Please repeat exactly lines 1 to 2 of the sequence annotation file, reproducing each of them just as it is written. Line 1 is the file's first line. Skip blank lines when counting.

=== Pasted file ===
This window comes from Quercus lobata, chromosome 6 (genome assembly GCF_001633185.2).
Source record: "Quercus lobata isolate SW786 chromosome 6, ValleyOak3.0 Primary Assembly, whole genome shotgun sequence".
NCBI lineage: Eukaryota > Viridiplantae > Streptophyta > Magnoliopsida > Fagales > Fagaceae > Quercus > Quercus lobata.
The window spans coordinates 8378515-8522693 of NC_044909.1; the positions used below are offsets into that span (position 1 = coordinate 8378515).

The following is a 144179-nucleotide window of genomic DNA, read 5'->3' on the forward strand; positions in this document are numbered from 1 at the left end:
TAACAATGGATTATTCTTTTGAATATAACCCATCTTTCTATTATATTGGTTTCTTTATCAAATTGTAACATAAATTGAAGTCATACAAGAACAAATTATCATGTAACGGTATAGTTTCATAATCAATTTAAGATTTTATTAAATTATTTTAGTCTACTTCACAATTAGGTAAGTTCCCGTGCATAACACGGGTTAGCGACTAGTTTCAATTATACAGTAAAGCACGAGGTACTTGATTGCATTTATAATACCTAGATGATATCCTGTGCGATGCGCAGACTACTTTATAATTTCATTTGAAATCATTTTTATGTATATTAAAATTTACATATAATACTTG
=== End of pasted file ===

This window comes from Quercus lobata, chromosome 6 (genome assembly GCF_001633185.2).
Source record: "Quercus lobata isolate SW786 chromosome 6, ValleyOak3.0 Primary Assembly, whole genome shotgun sequence".